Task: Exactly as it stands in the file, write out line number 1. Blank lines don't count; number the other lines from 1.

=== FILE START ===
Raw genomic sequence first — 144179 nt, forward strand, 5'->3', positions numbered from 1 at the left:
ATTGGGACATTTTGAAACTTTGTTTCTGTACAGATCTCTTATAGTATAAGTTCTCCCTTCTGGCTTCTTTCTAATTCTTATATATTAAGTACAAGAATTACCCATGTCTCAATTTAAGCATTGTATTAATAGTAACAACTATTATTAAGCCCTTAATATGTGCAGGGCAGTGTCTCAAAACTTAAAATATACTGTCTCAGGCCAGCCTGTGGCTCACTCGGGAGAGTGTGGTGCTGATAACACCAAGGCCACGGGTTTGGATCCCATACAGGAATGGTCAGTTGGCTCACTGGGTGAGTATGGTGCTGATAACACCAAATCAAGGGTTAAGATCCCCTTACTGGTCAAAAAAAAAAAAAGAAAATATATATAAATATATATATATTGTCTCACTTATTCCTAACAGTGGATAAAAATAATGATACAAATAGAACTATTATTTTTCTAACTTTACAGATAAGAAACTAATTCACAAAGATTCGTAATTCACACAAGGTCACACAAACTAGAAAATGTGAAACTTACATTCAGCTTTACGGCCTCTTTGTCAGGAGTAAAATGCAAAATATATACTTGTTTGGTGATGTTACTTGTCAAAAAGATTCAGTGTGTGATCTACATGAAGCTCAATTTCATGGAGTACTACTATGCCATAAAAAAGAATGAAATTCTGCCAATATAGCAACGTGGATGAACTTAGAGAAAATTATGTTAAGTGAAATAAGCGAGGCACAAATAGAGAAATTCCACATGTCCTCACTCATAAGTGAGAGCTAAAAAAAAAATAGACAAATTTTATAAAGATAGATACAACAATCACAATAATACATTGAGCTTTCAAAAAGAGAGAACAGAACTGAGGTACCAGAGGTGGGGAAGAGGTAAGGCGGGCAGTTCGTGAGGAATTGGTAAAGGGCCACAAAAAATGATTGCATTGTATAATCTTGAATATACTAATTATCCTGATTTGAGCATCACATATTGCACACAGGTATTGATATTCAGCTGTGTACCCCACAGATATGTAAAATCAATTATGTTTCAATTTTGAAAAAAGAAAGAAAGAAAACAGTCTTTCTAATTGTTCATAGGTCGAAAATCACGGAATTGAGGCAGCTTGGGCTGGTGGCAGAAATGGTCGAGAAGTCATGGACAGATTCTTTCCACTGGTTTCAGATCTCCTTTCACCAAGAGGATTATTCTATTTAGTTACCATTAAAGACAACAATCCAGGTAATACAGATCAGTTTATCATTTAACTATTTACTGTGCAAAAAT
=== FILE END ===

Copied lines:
Raw genomic sequence first — 144179 nt, forward strand, 5'->3', positions numbered from 1 at the left: